It is time to shut down the Arms Control and Disarmament Agency (ACDA). Now that the Cold War is over, America no longer needs a separate bureaucracy dedicated to reducing nuclear arms. The United States already has arms control treaties in place that will take decades to implement. ACDA's arms control bureaucracy should be reorganized to eliminate functions that can be performed better by other government departments and to streamline those functions, such as treaty compliance and nonproliferation, that will be the focus of arms control efforts in the future.
Abolishing ACDA is not a new idea. The State Department's own Inspector General concluded in December 1992 that ACDA "has lost ground to other agencies in recent years and its use as an instrument of government has declined." Among the hundreds of experts interviewed, the Inspector General admitted, there was "no consensus" as to what role ACDA should play "or even whether there is a role for a separate arms control agency." The report concluded by recommending the revitalization and "restructuring" of ACDA toward "high technical" issues, such as dismantling the former Soviet nuclear arsenal.
More recently, senior officials at the State Department proposed merging ACDA into the department. The merger also would include the Agency for International Development (AID) and the U.S. Information Agency (USIA), as part of Vice President Gore's "Reinventing Government" initiative. On February 3, however, it was announced that Gore had rejected the State Department proposal. Given the flawed mandate under which ACDA is operating with the end of the Cold War, Congress should reconsider Gore's decision, but with an important change.
Reinventing the Arms Control Bureaucracy. The Arms Control and Disarmament Agency was established in 1961 during the darkest days of the superpower confrontation, when John Kennedy won his office in part to a perceived "missile gap" in favor of the Soviet Union. ACDA has embodied the notion that reductions in weapons per se are an important step toward global peace and stability. But arms control is merely one of several means for protecting national security, and it is wrong to direct an agency to fulfill an advocacy role for arms control as the preferred solution to national security problems.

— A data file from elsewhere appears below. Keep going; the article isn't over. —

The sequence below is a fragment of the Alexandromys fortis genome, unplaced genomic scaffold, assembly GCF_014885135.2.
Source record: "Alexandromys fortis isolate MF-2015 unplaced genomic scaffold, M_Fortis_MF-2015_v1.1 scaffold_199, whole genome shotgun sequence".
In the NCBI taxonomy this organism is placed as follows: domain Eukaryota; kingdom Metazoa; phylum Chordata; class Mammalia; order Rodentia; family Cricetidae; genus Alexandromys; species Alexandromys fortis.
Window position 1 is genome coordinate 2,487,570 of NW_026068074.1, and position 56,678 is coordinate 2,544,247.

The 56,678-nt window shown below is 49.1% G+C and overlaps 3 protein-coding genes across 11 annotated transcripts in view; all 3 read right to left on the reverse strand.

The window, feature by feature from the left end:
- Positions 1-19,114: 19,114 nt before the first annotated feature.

By contrast, the Reagan Administration emphasized military strength and strategic defenses over arms control as the best means of countering the Soviet threat. This shift in emphasis worked, for it was Ronald Reagan -- a long-time skeptic of arms control -- whose robust defense policies brought the Soviet Union back to the negotiation table after the failure of the Strategic Arms Limitation Talks and the invasion of Afghanistan in the late 1970s. The Reagan and Bush Administrations negotiated significant arms control treaties, including the Intermediate Range Nuclear Forces (INF) Treaty, the Strategic Arms Reductions Treaties (START) I and II, and the Conventional Armed Forces in Europe (CFE) Treaty.
The negotiations to conclude these agreements were marathon affairs, at times exhausting more than a decade of talks. But with the demise of the Soviet Union, and the array of treaties negotiated by Reagan and Bush, there is not enough left to negotiate that requires a separate, independent agency with an annual budget of $61.2 million.